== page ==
Smoked, Cured, Grilled. What's the difference?

Leg of cured ham
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All ham start out as a roast from the hind leg of a hog. This is called a fresh ham. Before it is prepared it is no different than any other pork roast. How it gets to be a ham is something of a complicated story.

Hams are prepared in several different ways. They can be aged, cured, smoked or cooked. The ham you get at the store is generally wet or brine cured. This process involves injecting the ham with a combination of salt, sugar, sodium nitrite, sodium nitrate, sodium erythorbate, sodium phosphate, potassium chloride, water and/or flavorings. The ham is then cooked to an internal temperature of 150 degrees F. The combination of the chemical brine and the cooking will kill off bacteria and make a ham.

Today, aging is a different process and does not necessarily require a brine or smoke. Hams are hung in a special room with exact temperature and humidity controls. Hams can spend as much as 5 years aging and will come out coated in a hard crust of mold. Of course, that is scraped off and washed before eating it. It might not sound terribly appetizing but these hams usually sell at high price. Aging is done at about 75 degrees F to 95 degrees F (25 to 35 degrees C), at a humidity level of 55%-65% for at least 45 days. Good air circulation is necessary to keep the surface of the meat dry to reduce mold growth. Hams of this variety are expensive and limited in availability.

Cold smoking is the proper way to smoke a ham. Cold smoking is done at temperatures well under 100 degrees F (35 degrees C) but more likely around 60 degrees F (15 degrees C), and can go on for days or even weeks. Because the temperature is so low, bacteria is controlled by chemicals in the smoke and the slow drying process. A cold smoked ham does require salt curing (typically in a brine) to keep the bacteria under control throughout the curing process.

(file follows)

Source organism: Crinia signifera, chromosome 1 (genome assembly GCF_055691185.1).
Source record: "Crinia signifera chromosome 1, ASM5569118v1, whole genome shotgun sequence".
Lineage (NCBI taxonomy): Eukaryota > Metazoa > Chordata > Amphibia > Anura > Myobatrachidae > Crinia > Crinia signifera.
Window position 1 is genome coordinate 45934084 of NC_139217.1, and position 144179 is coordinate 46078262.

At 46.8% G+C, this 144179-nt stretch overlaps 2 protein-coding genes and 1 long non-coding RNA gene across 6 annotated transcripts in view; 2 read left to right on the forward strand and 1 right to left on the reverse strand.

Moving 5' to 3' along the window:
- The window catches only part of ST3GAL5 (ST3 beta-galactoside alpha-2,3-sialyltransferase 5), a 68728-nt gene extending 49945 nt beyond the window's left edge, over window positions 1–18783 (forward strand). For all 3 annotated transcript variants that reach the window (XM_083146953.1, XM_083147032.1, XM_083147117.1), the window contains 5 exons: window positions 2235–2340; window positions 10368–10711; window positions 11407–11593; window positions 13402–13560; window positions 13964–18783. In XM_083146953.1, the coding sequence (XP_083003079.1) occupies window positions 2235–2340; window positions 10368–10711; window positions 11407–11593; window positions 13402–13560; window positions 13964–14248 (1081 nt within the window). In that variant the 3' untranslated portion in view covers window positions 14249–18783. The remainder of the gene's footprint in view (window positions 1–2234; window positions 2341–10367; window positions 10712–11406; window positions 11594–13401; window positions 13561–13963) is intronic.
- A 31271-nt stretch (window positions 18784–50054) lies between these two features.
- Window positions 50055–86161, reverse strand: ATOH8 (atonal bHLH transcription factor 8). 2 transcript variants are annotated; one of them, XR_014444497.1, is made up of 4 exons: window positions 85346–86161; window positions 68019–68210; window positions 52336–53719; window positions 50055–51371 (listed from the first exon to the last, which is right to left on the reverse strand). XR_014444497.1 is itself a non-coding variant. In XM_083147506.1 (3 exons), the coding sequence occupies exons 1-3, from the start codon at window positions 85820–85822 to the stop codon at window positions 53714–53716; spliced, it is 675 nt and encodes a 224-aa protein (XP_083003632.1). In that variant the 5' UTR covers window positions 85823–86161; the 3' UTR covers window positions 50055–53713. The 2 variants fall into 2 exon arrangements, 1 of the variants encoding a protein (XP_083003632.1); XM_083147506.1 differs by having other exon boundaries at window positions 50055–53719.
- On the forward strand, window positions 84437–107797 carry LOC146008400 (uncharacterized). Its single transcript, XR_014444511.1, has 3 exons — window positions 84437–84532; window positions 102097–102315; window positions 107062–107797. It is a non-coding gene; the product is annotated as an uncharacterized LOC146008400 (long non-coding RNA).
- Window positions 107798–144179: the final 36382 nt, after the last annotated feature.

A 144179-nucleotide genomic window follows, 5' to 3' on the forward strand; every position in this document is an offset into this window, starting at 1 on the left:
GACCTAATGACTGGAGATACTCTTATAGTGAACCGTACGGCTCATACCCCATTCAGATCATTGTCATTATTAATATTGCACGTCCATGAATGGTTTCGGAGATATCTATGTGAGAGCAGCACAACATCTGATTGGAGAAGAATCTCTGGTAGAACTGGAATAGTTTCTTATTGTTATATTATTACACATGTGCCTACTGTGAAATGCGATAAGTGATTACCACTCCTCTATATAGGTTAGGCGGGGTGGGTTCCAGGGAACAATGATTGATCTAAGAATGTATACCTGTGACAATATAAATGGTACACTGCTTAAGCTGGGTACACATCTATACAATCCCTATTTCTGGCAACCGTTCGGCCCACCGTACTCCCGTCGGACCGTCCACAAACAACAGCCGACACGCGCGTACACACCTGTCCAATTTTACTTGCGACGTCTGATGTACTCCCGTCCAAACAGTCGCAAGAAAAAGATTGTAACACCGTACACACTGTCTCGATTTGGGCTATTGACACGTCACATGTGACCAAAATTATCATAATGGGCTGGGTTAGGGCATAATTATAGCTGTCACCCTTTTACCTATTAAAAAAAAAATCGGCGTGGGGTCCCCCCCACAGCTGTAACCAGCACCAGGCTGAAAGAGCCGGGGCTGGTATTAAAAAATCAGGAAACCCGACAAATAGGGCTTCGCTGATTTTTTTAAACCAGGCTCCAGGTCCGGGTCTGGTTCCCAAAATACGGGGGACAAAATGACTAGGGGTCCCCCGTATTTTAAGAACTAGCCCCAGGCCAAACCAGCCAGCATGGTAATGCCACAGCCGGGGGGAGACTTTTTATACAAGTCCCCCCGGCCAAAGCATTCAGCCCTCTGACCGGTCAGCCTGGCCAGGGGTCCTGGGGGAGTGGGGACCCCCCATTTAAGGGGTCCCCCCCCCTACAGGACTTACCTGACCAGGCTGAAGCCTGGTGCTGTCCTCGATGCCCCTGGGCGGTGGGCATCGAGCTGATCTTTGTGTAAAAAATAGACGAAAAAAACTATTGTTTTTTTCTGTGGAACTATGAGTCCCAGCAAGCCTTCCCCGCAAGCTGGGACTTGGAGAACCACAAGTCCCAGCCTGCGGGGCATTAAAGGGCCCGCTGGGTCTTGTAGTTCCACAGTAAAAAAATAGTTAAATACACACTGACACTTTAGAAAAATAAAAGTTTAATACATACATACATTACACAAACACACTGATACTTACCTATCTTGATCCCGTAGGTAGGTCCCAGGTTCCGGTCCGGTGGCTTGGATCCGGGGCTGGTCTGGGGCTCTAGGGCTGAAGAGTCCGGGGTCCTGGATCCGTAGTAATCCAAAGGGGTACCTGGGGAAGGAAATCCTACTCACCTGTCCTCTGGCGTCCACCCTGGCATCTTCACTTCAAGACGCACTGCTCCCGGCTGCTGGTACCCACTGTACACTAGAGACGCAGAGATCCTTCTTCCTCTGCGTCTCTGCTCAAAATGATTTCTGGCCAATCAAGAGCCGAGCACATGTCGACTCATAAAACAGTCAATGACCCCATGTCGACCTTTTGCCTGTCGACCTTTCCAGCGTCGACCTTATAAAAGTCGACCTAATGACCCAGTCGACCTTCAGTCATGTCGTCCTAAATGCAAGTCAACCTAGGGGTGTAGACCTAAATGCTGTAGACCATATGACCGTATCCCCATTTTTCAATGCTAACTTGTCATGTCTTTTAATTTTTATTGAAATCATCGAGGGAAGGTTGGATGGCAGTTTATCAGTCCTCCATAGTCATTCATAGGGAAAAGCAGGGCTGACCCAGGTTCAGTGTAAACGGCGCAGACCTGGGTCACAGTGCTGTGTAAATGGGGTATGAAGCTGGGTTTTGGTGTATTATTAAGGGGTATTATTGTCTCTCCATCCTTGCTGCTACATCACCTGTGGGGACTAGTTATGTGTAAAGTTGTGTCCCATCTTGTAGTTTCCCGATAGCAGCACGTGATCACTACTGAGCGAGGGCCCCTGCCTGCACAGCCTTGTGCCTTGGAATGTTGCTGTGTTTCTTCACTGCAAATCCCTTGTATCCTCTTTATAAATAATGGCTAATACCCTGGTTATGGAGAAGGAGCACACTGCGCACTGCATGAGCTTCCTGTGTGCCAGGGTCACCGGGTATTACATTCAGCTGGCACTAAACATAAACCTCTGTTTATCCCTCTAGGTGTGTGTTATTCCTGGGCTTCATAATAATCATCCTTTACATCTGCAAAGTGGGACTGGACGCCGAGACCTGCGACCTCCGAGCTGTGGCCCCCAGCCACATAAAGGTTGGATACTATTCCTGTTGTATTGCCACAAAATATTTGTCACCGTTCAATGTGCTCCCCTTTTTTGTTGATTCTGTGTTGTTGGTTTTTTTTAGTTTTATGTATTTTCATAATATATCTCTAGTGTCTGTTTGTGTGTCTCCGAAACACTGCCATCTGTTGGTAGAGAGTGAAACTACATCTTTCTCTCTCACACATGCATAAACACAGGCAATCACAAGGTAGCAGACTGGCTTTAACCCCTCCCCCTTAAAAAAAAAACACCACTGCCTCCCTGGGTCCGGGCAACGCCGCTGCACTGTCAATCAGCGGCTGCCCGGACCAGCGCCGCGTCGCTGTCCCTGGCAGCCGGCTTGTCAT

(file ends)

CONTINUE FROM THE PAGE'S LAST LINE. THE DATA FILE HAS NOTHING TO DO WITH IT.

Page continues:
Many hams are prepared through a combination of these processes. The Smithfield Ham, which can sell for $7 to $15 a pound uses all of the above ways to preserve meat. If you want to make your own Smithfield Ham, start with the hind leg of a hog raised entirely on a diet of peanuts, brine in a saltwater mixture for 1 to 2 months, smoke for a week, and then let age for another 6 months. See why they cost so much?

So you can't put a fresh ham in your smoker and have it for dinner that night? Sure you can, but it won't be a ham in the way you think of ham. It would be much more like a smoked pork shoulder or southern style pulled pork.

Though it might sound complicated, you can prepare your own cured, aged and smoked ham, just by planning in advance. Some of the links on the right can give you step by step instructions to curing a ham. If you prefer to hot smoke your ham, use the instructions for pulled pork.

So, what if you don't want to go through all of this? There are several ways to dress up a prepared ham that will add flavor and improve the quality of the ham. Normally, when serving a precooked ham for a formal gathering, we push in a dozen or so whole cloves, top with pineapple slices, glaze with a nice mustard sauce and bake in your oven at 350 degrees F (175 degrees C) for a couple of hours, depending on the size. Well, this will get the ham hot and add some flavor but if you really want to dress up the ham, try it on the grill or in the smoker. For some ideas try either Honey Glazed Smoked Ham or Maple-Mustard Ham.